Irregularities in Seminole County could cost GOP dearly

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Irregularities in Seminole County could cost GOP dearly

By John Pacenti, Palm Beach Post Staff Writer Monday, November 27, 2000

A challenge to throw out all absentee ballots in Seminole County took a back seat for weeks as the forces of Al Gore and George W. Bush fought it out over recounts and revotes in more populous South Florida.

Yet, the lawsuit filed in the Republican suburban enclave north of Orlando ticks like a time bomb in the unprecedented post-election-day scramble for Florida's 25 electoral votes and, ultimately, the presidency.

On Wednesday a circuit judge in Sanford will hear arguments on whether to throw out 17,000 absentee ballots, putting thousands of Bush votes in jeopardy.

"The hand-counting could pale compared to this," said Nat Stern, a professor of law at Florida State University.

Bush gained more than 10,000 absentee ballots in Seminole. Gore got about 5,000. If all the absentee votes are tossed out, Gore could win Florida and the presidency. An illegal favor? Longwood resident Harry Jacobs' suit pivots on a favor that Seminole elections chief Sandra Goard did for the Republicans. Goard allowed two GOP operatives to add voter identification numbers to more than 4,000 flawed absentee ballot applications that had been rejected before the election. The workers were then allowed to resubmit the corrected applications.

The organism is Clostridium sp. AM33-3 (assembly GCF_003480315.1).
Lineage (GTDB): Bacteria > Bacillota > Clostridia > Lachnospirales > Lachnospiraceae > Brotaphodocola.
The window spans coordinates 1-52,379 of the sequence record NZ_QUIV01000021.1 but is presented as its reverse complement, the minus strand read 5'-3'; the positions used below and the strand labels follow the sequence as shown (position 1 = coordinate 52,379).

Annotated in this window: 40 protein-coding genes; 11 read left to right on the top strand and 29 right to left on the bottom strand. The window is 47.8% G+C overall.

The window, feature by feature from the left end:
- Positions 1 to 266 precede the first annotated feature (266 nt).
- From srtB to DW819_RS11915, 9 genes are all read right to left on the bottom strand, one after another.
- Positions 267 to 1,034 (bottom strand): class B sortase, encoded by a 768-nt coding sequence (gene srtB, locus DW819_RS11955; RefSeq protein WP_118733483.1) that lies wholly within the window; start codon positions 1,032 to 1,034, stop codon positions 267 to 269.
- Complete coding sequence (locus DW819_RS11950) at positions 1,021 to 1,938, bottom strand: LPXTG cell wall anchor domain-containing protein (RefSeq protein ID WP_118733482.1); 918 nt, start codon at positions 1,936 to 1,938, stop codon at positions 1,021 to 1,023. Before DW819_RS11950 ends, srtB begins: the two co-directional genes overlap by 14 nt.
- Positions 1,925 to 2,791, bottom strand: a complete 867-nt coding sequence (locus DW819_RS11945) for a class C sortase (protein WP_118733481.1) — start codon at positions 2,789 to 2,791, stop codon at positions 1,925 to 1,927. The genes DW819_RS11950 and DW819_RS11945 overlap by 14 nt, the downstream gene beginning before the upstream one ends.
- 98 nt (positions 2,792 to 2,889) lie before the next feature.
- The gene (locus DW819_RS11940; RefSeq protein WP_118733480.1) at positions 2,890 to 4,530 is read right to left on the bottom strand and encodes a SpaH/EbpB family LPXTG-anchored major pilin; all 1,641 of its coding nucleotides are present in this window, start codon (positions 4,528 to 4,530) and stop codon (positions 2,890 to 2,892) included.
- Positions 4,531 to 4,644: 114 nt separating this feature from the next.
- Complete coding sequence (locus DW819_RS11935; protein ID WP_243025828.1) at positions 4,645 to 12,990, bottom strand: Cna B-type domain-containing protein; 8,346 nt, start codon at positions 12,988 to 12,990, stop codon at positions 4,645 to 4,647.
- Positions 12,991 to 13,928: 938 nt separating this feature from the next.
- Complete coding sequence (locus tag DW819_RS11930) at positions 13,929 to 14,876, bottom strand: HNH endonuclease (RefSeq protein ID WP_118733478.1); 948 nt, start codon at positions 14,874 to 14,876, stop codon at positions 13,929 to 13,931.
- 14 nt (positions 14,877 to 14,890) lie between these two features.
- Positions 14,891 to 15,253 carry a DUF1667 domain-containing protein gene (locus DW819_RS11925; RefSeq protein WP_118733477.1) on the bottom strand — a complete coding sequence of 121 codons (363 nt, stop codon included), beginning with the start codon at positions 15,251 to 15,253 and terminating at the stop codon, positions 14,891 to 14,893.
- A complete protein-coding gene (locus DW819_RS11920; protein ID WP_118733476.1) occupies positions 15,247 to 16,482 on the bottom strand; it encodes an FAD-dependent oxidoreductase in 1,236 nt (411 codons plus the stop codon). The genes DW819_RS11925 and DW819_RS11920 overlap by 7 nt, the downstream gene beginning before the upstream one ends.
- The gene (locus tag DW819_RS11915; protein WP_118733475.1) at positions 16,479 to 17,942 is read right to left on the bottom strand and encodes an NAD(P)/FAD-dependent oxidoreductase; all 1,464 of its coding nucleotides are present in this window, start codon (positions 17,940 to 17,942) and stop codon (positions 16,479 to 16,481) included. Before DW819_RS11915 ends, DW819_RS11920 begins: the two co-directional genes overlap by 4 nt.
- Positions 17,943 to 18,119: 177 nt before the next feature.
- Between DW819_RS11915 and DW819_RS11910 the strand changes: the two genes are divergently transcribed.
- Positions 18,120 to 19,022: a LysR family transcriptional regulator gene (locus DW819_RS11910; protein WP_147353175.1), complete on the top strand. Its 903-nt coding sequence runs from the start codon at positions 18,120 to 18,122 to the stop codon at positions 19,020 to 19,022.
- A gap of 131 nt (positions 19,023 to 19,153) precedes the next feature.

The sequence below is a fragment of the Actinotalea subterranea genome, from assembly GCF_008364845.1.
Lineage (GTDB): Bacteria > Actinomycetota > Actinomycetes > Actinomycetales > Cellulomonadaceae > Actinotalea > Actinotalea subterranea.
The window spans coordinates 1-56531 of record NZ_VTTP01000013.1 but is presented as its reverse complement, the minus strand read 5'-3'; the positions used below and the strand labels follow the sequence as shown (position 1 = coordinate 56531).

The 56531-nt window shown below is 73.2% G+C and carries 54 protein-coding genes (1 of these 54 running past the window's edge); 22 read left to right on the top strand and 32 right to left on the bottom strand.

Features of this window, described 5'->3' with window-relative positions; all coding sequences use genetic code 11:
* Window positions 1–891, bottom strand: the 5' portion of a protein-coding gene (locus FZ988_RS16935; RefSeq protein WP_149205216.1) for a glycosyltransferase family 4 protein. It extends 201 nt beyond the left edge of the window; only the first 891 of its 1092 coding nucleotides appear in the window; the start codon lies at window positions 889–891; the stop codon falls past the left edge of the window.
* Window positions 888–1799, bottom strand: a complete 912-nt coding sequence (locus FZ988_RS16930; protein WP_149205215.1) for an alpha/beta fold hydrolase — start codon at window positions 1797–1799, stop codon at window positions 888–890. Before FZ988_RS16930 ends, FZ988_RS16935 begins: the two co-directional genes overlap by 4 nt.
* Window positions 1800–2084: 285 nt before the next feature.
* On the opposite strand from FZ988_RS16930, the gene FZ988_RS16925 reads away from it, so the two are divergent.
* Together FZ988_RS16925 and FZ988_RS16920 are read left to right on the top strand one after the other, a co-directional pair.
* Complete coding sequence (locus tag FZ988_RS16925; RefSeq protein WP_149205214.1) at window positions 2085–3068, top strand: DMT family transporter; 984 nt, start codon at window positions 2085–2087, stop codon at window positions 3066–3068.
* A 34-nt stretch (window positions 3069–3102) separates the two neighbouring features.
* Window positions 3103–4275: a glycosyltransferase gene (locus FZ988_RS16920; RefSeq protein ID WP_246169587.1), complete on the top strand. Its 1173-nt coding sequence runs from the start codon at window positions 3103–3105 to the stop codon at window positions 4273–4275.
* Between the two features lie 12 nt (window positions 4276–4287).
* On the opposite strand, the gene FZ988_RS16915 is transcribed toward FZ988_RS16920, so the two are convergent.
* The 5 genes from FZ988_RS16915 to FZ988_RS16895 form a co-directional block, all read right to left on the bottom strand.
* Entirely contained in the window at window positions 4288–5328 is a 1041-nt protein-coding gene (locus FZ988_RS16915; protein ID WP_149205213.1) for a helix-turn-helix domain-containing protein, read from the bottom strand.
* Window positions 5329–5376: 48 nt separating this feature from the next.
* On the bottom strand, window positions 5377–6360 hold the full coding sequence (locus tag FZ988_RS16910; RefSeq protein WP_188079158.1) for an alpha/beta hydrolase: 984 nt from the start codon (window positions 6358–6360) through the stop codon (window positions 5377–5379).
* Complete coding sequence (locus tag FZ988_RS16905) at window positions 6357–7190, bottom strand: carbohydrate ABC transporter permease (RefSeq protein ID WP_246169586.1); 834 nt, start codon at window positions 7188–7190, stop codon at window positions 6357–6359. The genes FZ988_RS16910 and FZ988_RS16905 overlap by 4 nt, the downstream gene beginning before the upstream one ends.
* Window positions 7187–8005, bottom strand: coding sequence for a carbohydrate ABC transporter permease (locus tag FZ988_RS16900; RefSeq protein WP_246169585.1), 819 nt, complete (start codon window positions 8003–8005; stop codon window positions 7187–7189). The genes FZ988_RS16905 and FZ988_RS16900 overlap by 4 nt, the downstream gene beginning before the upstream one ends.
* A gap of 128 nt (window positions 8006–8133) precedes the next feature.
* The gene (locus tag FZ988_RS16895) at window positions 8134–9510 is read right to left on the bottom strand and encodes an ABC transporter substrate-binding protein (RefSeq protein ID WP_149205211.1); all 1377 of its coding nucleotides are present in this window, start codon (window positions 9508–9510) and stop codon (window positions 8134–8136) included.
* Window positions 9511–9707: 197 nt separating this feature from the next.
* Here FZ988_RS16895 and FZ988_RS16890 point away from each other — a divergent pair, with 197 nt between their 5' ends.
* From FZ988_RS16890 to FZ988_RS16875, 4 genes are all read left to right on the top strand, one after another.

Jacobs says that violated a strict 1998 Florida law -- enacted after rampant absentee ballot fraud surfaced in Miami -- that says only the voter, an immediate family member or legal guardian may fill out an application for an absentee ballot.

Two years ago, the state election office ruled that it was OK for political parties to mail and collect the absentee applications, but the voters or their close relatives or guardians must provide clear identifying information, including their voter registration numbers.

But because of what went on in the Seminole elections office, Jacobs argues that the absentee process was so tainted that all of the ballots must be disregarded.

Goard initially described Jacobs' accusations as "absurd," but under questioning last week by his lawyer, she admitted to allowing Republican worker Michael Leach and another GOP activist into her office for about 10 days prior to the election.

For judge, a tricky situation

The Republicans came in after Goard received a call from the GOP in Tallahassee saying a mistake had been made on tens of thousands of pre-printed absentee ballots sent out to party faithful.

Democrats also sent voters pre-printed applications, but the Republican mailings had voters' birth dates on the form instead of the required voter registration numbers.

Circuit Judge Debra Nelson has already rejected Republican efforts to dismiss the suit. But a new wrinkle emerged over the weekend when it was learned the judge had the same absentee ballot problem in her own September primary.

Her campaign manager, Robert Lewis, a Republican and deputy chief clerk for the Seminole County court system, said that Nelson's campaign also forgot to put ID numbers on absentee ballot applications. About 5,000 forms were amended by Nelson's campaign.

Without those ID numbers, the applications were invalid under Florida law. "Only the voter or a member of the immediate family or the legal guardian can request an absentee ballot," the top of the application for Seminole's absentee ballot reads.